The situation of the ethnic-Chinese Indonesians seems unlikely to improve soon. While to some degree the violent persecutions have abated since the resignation of President Suharto, his successor, President Habibie, has only added to the troubles of the ethnic Chinese. In one of his first acts as president, Habibie joined in the scapegoating of the Chinese community. Instead of attempting to encourage the ethnic-Chinese Indonesian citizens who fled the country to return, President Habibie instructed the government to give their trading licenses to what he called "indigenous Indonesians" (nonethnic Chinese).


East Timor was for centuries a colony of Portugal. When the Portuguese withdrew from East Timor in 1975, it declared independence. Disregarding this, however, Indonesia occupied East Timor in December 1975, over the objections not only of the East Timorese but of Portugal and the United Nations. While the number of East Timorese killed in the Indonesian occupation is not fully known, conservative estimates place the death toll at 100,000.

Anti-Indonesian sentiments ran high throughout the 1980s, but it was not until 1991 that violence again erupted. Indonesian troops fired on pro-independence demonstrators. This led to guerilla activities against the Indonesians. East Timor attracted world attention in 1996 when two leading East Timorese dissidents, Bishop Carlos Ximenes Belo and Jose Ramos Horta, won the Nobel Prize.

Following the collapse of the Suharto government, East Timorese resistance intensified. On June 9, 1997, less than a month after coming to office, President Habibie announced that he would grant a special status to East Timor with greater internal autonomy. This proposal, however, was rejected by Portugal. In part inspired by the Portuguese response, thousands of students held pro-independence marches throughout East Timor the next day. In response, Indonesia attempted to work with Portugal to define a workable alternative but before the two nations could agree on an action, the student demonstrations erupted into violence.

In June 1998 government troops shot a student demonstrator in the East Timorese city of Dili. This led to violent outbreaks against the troops by hundreds of students. Two days later in the East Timorese city of Baucau, another student was killed during a visit by a European Union envoy. To quiet the international condemnation of its actions, Indonesia announced that it would withdraw its troops. In return, the United Nations sponsored talks between Portugal and Indonesia over East Timorese autonomy. At the end of October, however, the situation erupted again when it became known that Indonesia had withdrawn no troops despite public statements that all troops were withdrawn months earlier.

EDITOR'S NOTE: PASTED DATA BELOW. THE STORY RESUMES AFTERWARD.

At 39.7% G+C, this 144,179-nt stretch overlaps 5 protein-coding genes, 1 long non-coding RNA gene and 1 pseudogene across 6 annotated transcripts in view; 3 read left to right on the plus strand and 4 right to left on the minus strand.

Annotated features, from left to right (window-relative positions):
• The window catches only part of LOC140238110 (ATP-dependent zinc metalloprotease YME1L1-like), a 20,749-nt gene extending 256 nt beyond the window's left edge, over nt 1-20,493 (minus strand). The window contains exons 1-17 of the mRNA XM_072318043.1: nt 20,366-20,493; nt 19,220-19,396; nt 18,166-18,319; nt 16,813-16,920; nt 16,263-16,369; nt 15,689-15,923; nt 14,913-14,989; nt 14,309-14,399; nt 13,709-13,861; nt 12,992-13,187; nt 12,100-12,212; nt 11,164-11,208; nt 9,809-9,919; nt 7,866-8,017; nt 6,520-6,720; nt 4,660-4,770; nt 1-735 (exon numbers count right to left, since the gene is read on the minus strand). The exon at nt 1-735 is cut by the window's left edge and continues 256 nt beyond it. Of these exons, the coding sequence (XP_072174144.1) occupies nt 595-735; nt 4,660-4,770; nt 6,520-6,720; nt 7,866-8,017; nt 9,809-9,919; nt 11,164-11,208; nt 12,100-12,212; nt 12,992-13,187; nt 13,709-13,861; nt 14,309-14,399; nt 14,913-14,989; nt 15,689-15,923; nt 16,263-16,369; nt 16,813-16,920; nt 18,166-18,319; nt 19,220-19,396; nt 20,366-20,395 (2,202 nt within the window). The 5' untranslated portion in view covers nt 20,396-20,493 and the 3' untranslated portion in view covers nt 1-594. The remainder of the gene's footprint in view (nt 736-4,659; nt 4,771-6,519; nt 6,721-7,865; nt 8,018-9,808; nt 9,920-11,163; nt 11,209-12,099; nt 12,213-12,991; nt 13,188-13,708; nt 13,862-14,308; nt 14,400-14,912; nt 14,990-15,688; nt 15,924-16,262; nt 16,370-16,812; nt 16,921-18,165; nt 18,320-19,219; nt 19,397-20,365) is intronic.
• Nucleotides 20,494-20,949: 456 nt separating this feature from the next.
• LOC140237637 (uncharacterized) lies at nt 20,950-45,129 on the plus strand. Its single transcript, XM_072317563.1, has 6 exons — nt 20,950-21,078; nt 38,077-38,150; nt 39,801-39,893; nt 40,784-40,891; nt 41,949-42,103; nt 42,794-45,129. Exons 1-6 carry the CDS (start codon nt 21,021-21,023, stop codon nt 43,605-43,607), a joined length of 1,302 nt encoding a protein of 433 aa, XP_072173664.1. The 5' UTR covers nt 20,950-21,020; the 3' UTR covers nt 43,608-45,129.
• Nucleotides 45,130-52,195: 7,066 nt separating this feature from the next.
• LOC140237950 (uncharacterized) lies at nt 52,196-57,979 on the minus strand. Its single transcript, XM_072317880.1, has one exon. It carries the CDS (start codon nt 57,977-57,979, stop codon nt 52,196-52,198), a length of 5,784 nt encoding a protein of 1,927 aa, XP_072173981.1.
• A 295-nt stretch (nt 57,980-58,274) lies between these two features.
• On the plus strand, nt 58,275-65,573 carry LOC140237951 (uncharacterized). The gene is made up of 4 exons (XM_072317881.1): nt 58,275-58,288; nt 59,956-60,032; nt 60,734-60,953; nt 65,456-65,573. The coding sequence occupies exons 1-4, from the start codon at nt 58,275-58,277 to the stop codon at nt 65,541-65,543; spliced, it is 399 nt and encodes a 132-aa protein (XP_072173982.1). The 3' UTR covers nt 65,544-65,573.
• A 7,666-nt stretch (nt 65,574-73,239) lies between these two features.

In November 1998, East Timorese rebels claimed that Indonesian troops had killed 44 civilians. Then on January 4,1999, more violence erupted in East Timor in which two people were killed in a clash between pro-Indonesian and pro-independence groups. In response, Australia became the first nation to officially announce its support for East Timorese independence (as opposed to autonomy). Violence erupted again on February 25, 1999, during which Indonesian armed forces killed three more pro-independence demonstrators. In March 1999, Indonesia agreed to allow the East Timorese to hold a referendum on independence to be held in July, but before the vote could be held, anti-independence erupted into violence, killing 17 civilians. In response, pro-independence groups announced their intention to escalate their guerilla war against Indonesia.


In November 1997, Moslems burned a Christian church in Jakarta and hacked five ethnic Ambonese Christians to death. This seemed to have sparked Moslem-Christian tensions on the island of Ambon itself.

On January 19, 1998, Moslems and Christians broke into fighting on the island of Ambon. The fighting began on a small scale but had escalated to the point that by the end of February, over 160 people were killed, and several villages had been entirely burned and thousands of Ambonese have fled. Ambon, which is approximately 50 percent Christian and 50 percent Moslem soon found itself in a state of siege. On March 3, President Suharto sent in 3,000 soldiers with orders to shoot rioters on sight. Despite this, by year's end the death toll had passed 300.


The scapegoating of the Chinese Indonesians and the revolt among the East Timorese, however, are not the only sources of ethnic tensions. In the 1980s, ethnic groups seeking autonomy began to surface on a small scale in many areas. The Acehnese on Sumatra's northernmost point have maintained an underground liberation front for years. Similarly, in response to Javanese immigration to Irian Jaya (the Indonesia half of New Guinea), Papuans have formed a Free Papua movement.


Because of the extreme diversity of ethnic groups in Indonesia, a wide range of naming patterns exists in the country. This mix of naming systems may prove to be confusing for foreigners; nonetheless, it is especially important to use the names of Indonesians properly since, throughout the nation, most ethnic groups hold to the tradition that one's name is sacred.

The most common naming patterns follow the Javanese system. Most common people have a single name. No surname on the Western model is used. For example, President Suharto's full name is Suharto, with no first or last name attached. Indeed, the only major ethnic groups using family surnames similar to the Western pattern are the Minahasa and the Bataks. In recent times, many middle-class Indonesians in the business sphere have adopted second names roughly equivalent to the Western first and last name.

Most Indonesians, particularly in Jakarta, use titles from Bahasa Indonesia. This is common even when speaking in English. The two main courtesy address forms are Bapak for a man and Ibu for a woman. Both titles reflect considerably more respect than their rough English equivalents of Mr. and Ms. Because these honorifics reflect high respect, some English speakers use Bapak and Ibu for business equals or superiors and revert to Mr. and Ms. for subordinates of considerably lower rank.